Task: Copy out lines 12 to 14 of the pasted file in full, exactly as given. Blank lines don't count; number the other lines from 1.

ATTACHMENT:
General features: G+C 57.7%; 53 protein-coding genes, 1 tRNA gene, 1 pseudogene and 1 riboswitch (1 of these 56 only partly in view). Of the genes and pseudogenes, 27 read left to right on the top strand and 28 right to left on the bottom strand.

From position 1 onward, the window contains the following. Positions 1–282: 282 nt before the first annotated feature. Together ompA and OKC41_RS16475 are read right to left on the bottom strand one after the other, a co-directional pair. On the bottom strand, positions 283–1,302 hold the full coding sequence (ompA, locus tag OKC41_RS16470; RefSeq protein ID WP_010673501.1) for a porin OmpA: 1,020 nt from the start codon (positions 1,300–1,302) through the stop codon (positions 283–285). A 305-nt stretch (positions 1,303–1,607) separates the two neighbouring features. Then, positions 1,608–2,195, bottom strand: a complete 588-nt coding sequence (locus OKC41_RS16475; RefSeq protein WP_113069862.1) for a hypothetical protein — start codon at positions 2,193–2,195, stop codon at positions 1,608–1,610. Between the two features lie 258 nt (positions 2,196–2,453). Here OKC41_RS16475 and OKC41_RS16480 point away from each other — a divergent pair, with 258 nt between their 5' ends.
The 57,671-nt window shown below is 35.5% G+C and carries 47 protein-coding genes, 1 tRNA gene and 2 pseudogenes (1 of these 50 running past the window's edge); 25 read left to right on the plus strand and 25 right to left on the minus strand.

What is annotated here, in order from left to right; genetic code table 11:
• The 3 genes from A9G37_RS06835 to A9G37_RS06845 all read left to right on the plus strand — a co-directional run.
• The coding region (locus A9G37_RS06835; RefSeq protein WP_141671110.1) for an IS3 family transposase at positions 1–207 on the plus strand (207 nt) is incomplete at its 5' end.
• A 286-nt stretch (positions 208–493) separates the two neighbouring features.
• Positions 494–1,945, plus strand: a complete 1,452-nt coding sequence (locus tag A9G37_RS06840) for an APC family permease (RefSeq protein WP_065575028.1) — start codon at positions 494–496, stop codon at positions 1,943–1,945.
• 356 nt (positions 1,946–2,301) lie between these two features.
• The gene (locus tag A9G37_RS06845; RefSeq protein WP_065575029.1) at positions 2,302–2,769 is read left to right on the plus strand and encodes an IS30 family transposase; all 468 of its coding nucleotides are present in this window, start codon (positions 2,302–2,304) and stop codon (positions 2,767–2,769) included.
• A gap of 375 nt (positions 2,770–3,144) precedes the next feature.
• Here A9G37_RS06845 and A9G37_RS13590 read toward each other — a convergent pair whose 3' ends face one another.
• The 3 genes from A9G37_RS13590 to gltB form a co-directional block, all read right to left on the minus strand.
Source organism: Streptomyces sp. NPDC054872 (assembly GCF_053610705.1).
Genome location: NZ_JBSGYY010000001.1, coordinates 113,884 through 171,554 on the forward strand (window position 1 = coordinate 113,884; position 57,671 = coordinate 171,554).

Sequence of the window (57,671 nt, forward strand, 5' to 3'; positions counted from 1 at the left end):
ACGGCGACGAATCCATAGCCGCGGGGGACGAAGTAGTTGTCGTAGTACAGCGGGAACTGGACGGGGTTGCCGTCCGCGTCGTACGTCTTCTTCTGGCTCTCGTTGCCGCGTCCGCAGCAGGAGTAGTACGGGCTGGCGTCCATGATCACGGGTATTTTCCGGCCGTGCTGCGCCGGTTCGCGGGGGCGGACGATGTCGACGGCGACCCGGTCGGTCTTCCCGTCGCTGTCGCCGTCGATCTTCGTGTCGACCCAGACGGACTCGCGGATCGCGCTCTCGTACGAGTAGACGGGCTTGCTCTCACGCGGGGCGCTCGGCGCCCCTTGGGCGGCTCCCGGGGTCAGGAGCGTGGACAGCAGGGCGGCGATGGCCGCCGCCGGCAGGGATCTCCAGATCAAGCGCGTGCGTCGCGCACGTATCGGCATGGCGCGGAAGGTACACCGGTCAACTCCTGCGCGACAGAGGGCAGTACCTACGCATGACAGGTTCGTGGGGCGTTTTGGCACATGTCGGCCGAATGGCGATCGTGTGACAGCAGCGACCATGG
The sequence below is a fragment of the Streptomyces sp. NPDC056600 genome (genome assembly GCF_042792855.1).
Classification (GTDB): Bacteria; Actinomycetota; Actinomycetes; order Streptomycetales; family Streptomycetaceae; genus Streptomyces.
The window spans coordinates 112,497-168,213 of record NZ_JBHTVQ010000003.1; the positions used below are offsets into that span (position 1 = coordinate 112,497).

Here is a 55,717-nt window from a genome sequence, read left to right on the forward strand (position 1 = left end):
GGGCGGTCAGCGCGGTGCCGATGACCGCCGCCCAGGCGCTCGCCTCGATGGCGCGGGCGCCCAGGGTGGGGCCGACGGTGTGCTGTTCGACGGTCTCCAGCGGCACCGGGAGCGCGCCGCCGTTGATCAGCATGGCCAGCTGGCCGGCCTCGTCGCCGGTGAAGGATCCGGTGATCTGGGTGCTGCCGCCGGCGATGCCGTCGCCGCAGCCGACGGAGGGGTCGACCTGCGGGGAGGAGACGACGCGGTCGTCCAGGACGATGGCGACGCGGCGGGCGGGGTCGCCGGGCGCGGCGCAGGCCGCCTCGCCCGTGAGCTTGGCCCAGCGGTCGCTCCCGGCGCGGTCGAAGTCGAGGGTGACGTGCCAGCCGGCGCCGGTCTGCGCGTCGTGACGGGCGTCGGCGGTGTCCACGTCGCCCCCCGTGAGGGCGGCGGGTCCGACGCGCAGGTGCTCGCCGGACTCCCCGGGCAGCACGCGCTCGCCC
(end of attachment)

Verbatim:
• Here A9G37_RS06845 and A9G37_RS13590 read toward each other — a convergent pair whose 3' ends face one another.
• The 3 genes from A9G37_RS13590 to gltB form a co-directional block, all read right to left on the minus strand.
Source organism: Streptomyces sp. NPDC054872 (assembly GCF_053610705.1).